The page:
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01.21.2020

Independent Primary Care Practice Keeps Rural Community Strong after Hospital Closure

by Jennifer Bresnick

Access to population health data and a creative approach to team-based care has led to high quality and a dramatic drop in avoidable emergency department visits at the Randy Walker Family Clinic – and not just because there isn’t a local hospital anymore.

In rural communities across America, hospitals are shutting fast.  More than 100 rural hospitals have closed their doors since 2010 and nearly 700 more are at risk, leaving close to 12 million people without local access to hospital care, according to the National Rural Health Association.

For many of these areas, primary care providers (PCPs) are filling the gaps left by hospital closures. Independent practices with deep roots in the community are stepping up to the plate to deliver vital relief in service areas that often include whole counties with few other options.

The Randy Walker Family Clinic in De Queen, Arkansas, is one such provider.  The clinic offers many of the services that one might expect to see in a fully operational emergency department, but does so within the framework of an accountable care organization (ACO).

This combination of responsibility for the community as a whole and accountability for a defined population of Medicare beneficiaries creates a number of challenges for an independent primary care provider.  Yet the Walker Clinic has risen to meet each one.

With access to robust population health management data and a true commitment to team-based care, the Walker Clinic is able to provide a lifeline for local residents while achieving a 94 percent quality rating in the Medicare Shared Savings Program as part of the Aledade Arkansas ACO.

Preparing the practice for a changing landscape

De Queen Medical Center began to falter in December of 2018 as financial troubles led to delayed paychecks and layoffs for staff, report local news sources.  The medical center stopped accepting patients in February of 2019 and officially closed in May despite city and county efforts to save the Critical Access Hospital (CAH) for the region.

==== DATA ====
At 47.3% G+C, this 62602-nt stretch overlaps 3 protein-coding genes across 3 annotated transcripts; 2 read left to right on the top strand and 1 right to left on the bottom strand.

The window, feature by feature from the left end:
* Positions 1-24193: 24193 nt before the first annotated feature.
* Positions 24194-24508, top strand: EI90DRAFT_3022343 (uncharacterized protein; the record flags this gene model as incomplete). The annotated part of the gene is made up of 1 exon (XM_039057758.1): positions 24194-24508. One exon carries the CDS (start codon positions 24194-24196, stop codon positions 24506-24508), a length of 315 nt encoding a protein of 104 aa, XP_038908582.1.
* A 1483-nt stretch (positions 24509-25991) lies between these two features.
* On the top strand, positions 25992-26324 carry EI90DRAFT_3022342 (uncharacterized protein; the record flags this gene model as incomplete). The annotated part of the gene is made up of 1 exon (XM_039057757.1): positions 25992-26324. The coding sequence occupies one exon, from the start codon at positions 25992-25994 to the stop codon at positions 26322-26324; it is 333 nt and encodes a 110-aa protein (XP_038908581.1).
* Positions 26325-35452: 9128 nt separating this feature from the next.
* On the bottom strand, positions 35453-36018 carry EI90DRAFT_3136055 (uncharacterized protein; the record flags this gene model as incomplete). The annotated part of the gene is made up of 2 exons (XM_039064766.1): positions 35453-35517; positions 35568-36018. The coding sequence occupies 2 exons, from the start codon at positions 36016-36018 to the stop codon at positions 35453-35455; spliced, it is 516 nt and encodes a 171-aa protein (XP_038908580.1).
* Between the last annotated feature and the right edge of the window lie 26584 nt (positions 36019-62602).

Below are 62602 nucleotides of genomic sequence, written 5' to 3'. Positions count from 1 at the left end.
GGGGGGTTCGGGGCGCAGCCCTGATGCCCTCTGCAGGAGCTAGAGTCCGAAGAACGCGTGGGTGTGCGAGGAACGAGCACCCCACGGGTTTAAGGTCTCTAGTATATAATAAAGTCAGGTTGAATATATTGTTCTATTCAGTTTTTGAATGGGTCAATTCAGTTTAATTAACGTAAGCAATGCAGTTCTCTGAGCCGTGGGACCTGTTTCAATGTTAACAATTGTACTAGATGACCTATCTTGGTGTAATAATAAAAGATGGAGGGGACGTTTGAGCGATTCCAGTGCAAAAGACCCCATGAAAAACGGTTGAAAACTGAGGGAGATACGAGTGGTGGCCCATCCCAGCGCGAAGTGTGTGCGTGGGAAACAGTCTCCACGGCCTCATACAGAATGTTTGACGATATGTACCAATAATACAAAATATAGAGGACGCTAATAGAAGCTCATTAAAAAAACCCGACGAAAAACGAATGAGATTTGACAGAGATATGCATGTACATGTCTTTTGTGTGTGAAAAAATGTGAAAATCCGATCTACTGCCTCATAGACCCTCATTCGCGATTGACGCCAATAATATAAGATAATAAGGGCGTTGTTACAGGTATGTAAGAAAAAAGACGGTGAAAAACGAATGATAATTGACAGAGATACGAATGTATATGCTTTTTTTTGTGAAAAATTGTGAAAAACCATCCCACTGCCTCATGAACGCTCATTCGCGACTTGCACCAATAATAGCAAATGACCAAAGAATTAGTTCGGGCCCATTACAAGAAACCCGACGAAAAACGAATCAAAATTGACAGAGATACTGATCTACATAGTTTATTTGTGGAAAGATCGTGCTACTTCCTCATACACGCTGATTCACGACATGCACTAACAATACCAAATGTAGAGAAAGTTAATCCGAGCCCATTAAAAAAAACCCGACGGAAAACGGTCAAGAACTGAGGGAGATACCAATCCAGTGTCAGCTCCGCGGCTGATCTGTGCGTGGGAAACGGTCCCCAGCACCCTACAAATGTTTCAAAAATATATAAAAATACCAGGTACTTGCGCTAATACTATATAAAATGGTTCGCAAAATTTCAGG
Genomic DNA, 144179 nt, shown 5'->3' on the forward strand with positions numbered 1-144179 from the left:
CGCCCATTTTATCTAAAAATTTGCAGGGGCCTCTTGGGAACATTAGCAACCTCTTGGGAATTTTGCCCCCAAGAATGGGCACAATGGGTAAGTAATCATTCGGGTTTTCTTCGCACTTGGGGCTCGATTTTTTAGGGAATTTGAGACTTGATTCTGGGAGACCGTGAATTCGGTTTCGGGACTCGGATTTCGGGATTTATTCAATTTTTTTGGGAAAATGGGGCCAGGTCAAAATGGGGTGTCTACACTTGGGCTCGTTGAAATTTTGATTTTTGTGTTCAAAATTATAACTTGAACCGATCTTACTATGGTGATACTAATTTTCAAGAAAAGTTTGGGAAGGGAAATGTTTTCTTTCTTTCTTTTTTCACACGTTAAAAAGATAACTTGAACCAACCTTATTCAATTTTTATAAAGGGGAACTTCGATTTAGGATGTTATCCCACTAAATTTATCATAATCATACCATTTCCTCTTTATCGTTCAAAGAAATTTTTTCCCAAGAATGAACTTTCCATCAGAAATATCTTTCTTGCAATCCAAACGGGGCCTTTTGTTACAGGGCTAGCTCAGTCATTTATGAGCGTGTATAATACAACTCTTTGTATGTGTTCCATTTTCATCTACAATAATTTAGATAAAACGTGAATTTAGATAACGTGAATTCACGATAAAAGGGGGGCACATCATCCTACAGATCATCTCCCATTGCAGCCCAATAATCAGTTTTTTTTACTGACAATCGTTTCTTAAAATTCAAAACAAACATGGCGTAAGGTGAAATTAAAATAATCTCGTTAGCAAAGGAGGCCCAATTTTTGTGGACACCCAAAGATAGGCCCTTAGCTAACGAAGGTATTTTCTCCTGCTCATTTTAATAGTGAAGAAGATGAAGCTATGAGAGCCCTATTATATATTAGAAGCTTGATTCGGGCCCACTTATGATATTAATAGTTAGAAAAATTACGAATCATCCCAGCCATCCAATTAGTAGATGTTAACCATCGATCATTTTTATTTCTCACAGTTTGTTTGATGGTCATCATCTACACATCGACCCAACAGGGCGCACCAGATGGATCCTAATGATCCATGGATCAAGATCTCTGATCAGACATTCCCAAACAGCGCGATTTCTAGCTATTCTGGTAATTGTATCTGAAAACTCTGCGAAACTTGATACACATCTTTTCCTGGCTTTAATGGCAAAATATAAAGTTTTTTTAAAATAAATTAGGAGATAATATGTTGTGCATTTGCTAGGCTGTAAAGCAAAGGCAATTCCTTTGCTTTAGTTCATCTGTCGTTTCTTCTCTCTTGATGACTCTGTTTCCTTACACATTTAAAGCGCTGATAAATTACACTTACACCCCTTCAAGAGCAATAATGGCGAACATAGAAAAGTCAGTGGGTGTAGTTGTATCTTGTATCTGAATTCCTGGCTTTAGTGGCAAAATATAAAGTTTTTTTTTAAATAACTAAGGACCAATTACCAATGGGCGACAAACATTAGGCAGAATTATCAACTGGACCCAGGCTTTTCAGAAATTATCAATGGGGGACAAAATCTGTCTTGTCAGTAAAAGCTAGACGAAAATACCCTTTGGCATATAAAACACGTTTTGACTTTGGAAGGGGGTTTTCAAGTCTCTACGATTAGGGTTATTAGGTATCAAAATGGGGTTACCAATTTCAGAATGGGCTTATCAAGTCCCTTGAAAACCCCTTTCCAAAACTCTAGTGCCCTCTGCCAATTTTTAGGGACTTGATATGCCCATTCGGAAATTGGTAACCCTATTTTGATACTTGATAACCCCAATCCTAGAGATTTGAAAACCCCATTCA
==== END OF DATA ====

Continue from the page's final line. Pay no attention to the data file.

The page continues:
“We knew it was coming for a while, so we did have some time to prep our practice,” said Angie Walker, the clinic’s office manager and Dr. Randy Walker’s wife.  “We knew we had to add a few more services to keep our patients healthy. Now, it’s a different type of care than it used to be with the ED right next door, but it’s actually lower cost and a better experience for patients.” 

In addition to routine primary care, the clinic provides allergy care, fracture care and casting, minor dermatology, and IV services.  Bone density scans, ultrasounds, hearing tests, and x-rays are also available on site. An upgrade to the lab is in the works, allowing the practice to expand its cardiac triage capabilities and better determine whether a patient needs to be sent directly to the next closest ED.

Patients can see a provider from 7:00 AM to 7:00 PM Monday through Saturday and during the afternoons on Sundays.  The clinic accepts walk-ins and urgent appointments in addition to scheduled patients. The office is always busy. 

“We didn’t know what was going to happen when we opened for 12 hours on Saturday, but it’s actually our most popular day of the week.  That’s why we’re preparing to move to a 12-hour day on Sunday, too. Every day, our early morning and later evening appointments are often double booked, because that’s when patients have free time to come see us,” Walker said.

While this uneven patient flow might take a toll on a less organized practice, the Walker Clinic has architected its staffing schedule to handle peak times without overextending any of its clinicians.

“Dr. Walker is here 8:00 to 5:00 Monday through Friday, and our nurse practitioners are the ones with shifts that cover the full twelve-hour days,” Walker explained.  “They are also the ones who manage the walk-ins and urgent appointments most of the time.” 

“We have an excellent front desk staff to manage the scheduling and keep everyone on track.  It requires a lot of awareness of what every staff member is doing and how much availability they have.  It’s very collaborative and everyone stays very flexible, because it isn’t always possible to predict what is going to happen each day.”

The clinic has implemented some low-cost, high-impact strategies to help coordinate and manage this adaptable approach to patient care.

“We added a nurse practitioner who comes in at 7:00 AM, and we took some of our existing staff and changed their schedules so that the clinic is properly staffed at our busy times,” said Walker.  “That makes sense as an investment when you think about how many more patients we can see.” 

“We also changed the phone system so that we can start getting calls at 7:00 AM, and we make sure that we stagger lunch times so that the clinic stays open throughout the day.  Neither of those cost anything up front, but the results of these small, incremental changes are extraordinary.”